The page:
Just as in traditional word-of-mouth marketing, success happens only when your participants are engaged and motivated on a personal level. Use the above outline to continually provide them a relevant and motivating experience, and your employees will champion you in ways that benefit everyone!


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Stephan Hovnanian is a content solutions architect at Bambu, an advocacy platform by Sprout Social. He has spent most of his professional career as an email marketer and business owner focused on helping companies build stronger relationships with their audiences.

Twitter: @stephanhov

LinkedIn: Stephan Hovnanian

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Comments

  • by Augie Ray Fri Oct 7, 2016 via web

    You made a small but extremely important (IMO) mistake with one of the data points you provided. You state, "Brand messages reach 561% further and are re-shared 24 times more frequently when shared by an employee vs. the brand." The link you provide states "employees," not "an employee." You've reframed this as if a single employee can add to reach and sharing when the data to which you linked is clear it is employees "plural" who can do this.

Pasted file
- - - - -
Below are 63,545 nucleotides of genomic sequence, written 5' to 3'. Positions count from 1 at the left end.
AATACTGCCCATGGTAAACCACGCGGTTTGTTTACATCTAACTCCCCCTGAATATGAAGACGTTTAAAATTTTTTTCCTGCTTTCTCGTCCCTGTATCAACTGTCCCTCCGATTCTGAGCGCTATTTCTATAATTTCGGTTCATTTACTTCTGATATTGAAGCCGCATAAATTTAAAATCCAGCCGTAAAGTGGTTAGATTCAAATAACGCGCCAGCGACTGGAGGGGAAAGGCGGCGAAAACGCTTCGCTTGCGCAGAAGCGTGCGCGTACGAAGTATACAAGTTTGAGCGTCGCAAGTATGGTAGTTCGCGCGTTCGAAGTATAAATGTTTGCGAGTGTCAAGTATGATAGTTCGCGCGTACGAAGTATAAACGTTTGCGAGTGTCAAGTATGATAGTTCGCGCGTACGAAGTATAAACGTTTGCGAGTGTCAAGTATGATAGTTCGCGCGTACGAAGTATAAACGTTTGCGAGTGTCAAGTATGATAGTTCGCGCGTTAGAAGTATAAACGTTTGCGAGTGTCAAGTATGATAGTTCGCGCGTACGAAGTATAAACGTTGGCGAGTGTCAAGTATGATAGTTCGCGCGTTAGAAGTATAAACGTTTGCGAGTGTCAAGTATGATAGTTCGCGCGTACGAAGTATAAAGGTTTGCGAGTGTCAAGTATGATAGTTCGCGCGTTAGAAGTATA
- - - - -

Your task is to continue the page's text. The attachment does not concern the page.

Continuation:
• by Vahe, MarketingProfs Fri Oct 7, 2016 via web

    Great catch, Augie! That was an editing mistake, which we've now corrected.

  • by Stephan Tue Oct 11, 2016 via web

    Good catch, Augie, and it looks like the MarketingProfs team has already made the edit so I'm just here to say "thanks for reading!"